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Friday, August 21, 2015

Ask to Gain Understanding - Opening Keynote

Trainer and mentor Don Thoren, CPAE, writes:  "Has someone said something and you weren’t sure what to say back? Seconds tick by and your mind screams, 'What do I say now?!' or 'Why did I say that?!'"

"My wife, Kathleen, taught me to say, with curiosity, 'Isn't that interesting' and then...STOP TALKING.
The beauty of this neutral comment is that it turns the conversation back to the other person and...
   * Gives you a chance to think.
   * Gives you an immediate response, but you haven't really said anything or expressed an opinion yet.
   * Gives you a chance to change the way you are listening from a JUDGE OF what was said to an INVESTIGATOR INTO what they meant."

Don says "It's best to ask questions to gain understanding when you are not sure how to respond. However, avoid the 'why' question, as it is often received as argumentative. Now, you have your best chance of feeling comfortable with what you say back."

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Wednesday, August 12, 2015

Exaggerate No More - Opening Keynote

Many speakers and authors make a variety of claims, some substantiated, some not. Even in the absence of any intention to deceive, it’s easy for speakers and authors to fall into the trap of making exaggerated claims when seeking to attract new clients.

At the Breathing Space Institute, we do not make claims that we can’t document. At, when you click on “meeting planners,” for example, you will see hundreds of kudos letters, meeting fliers, long-distance learning fliers, and other rosters help illuminate Jeff Davidson’s credentials.

Jeff's Website:
Demo Video:
Program Flyers:

Audio books:

Author Central:
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Jeff's Books:
Barnes & Noble:
Book Covers:
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Articles for Meeting Planners:
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Saturday, August 08, 2015

Can a Speaker Make Impact? - Opening Keynote

A strong positive reaction from the audience members and the visible exhibition of learning are desirable outcomes for any speaker. A larger question, however, is "what impact did the presentation have on job performance?"

It behooves you to make follow-up efforts to determine what changes in behavior, if any, on the parts your audience members resulted from a speaker’s presentation. Have audience members done anything differently since the presentation? Has their behavior changed? Has their performance improved? Do groups handle their responsibilities with greater ease? The simple speaker evaluation rating sheets that audience members complete directly following the presentation don't and can't answer these types of questions.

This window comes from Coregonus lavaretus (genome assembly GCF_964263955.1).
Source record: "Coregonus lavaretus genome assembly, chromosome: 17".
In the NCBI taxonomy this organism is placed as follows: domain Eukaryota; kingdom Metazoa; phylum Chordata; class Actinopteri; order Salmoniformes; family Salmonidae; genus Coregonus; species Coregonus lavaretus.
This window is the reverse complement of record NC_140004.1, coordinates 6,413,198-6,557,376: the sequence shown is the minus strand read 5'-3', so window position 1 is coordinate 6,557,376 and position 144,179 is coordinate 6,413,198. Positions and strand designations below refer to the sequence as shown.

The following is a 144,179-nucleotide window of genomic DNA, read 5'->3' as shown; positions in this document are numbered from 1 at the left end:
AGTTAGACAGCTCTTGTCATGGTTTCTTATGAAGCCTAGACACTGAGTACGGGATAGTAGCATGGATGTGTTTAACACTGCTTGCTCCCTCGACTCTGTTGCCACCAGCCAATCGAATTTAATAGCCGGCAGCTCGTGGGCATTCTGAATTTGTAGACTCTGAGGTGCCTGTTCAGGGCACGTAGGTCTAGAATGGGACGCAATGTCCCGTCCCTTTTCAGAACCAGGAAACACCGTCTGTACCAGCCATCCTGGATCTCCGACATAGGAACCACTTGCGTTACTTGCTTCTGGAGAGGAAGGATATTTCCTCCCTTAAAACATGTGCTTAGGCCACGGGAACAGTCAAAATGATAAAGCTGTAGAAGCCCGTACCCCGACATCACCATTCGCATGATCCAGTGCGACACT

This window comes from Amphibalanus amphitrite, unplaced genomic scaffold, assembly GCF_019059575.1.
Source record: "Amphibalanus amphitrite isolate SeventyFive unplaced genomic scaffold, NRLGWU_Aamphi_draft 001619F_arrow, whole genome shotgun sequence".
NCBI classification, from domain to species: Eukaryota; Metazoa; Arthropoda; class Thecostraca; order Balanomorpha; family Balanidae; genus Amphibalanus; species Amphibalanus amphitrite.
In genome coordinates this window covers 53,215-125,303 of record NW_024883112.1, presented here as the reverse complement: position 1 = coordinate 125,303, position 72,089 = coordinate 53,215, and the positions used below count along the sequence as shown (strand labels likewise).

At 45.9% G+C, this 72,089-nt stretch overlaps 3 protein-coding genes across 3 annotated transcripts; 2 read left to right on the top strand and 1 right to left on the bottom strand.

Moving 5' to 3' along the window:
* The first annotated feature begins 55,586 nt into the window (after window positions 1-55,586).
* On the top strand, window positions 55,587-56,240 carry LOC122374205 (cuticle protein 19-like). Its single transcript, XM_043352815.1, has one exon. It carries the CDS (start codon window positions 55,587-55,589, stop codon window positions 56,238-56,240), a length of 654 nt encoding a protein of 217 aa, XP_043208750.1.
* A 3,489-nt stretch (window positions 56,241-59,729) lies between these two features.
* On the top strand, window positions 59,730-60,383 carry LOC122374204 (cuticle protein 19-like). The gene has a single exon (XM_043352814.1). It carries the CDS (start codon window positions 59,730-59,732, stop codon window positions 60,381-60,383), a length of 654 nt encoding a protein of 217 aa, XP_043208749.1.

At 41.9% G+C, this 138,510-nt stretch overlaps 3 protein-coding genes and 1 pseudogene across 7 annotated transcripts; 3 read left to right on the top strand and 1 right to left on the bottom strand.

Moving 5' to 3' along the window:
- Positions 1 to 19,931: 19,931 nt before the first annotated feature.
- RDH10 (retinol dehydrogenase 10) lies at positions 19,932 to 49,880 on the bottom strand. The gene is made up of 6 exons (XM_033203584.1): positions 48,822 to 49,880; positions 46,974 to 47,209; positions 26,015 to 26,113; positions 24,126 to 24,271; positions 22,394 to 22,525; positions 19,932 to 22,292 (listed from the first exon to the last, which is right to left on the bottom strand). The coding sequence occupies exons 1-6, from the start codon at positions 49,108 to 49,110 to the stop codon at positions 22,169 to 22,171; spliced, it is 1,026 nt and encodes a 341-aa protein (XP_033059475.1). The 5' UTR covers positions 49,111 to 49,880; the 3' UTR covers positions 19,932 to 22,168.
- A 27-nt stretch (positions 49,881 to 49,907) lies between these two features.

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Tuesday, July 28, 2015

One Key Idea for Keynotes - Opening Keynote

In a keynote speech it is better to present one key idea four different ways than it is to cram your keynote full of material that is guaranteed to miss the mark with 75% of the audience.

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Thursday, July 16, 2015

Stay on Time! - Opening Keynote

Here a few ideas from on the topic of staying on time:

* State that the meeting will begin promptly at the scheduled time and that all participants should be on time.

* Send a reminder e-mail thirty minutes before the meeting begins and encourage meeting participants to arrive on time.

* Ensure that you begin the meeting at the scheduled time. If you've encouraged others to be prompt, don't embarrass yourself by showing up late.

* Close the meeting room doors at the scheduled time.

* If your meeting starts a little late, still finish the meeting at the scheduled time. It's inconsiderate to assume the participants' schedules revolve around your meeting, so wrap up the meeting when you promised.

* Consider creating a "latecomer jar" to which meeting participants must contribute one dollar for each minute they arrive late to meetings. At the end of the week, you can buy muffins or donuts for everyone who attended the meeting… courtesy of the latecomers!

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Wednesday, July 08, 2015

You Can Learn at Any Age - Opening Keynote

Matthew Blakeslee, writing for Discover says, "If old dogs haven’t been able to learn new tricks, maybe that’s because no one has known how to teach them properly. Until quite recently orthodox neuroscience held that only the brains of young children are resilient, malleable, and morphable -- in a word, plastic."

"This neuroplasticity, as it is called, seems to fade steadily as the brain congeals into its fixed adult configuration. Infants can sustain massive brain damage, up to the loss of an entire cerebral hemisphere, and still develop into nearly normal adults; any adult who loses half the brain, by contrast, is a goner. Adults can’t learn to speak new languages without an accent, can’t take up piano in their fifties then go on to play at Carnegie Hall, and often suffer strokes that lead to permanent paralysis or cognitive deficiencies. The mature brain, scientists concluded, can only decline."

"It turns out this theory is not just wrong, it is spectacularly wrong. Two books, Train Your Mind, Change Your Brain (Ballantine) by science journalist Sharon Begley and The Brain That Changes Itself (Viking) by psychiatrist Norman Doidge, offer masterfully guided tours through the burgeoning field of neuroplasticity research. Each has its own style and emphasis; both are excellent."

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Thursday, July 02, 2015

My Three Blogs - Opening Keynote

If you have yet to visit my other two blogs, start the day off right by clicking below:
* for the time-pressured:
* for the constantly distracted:

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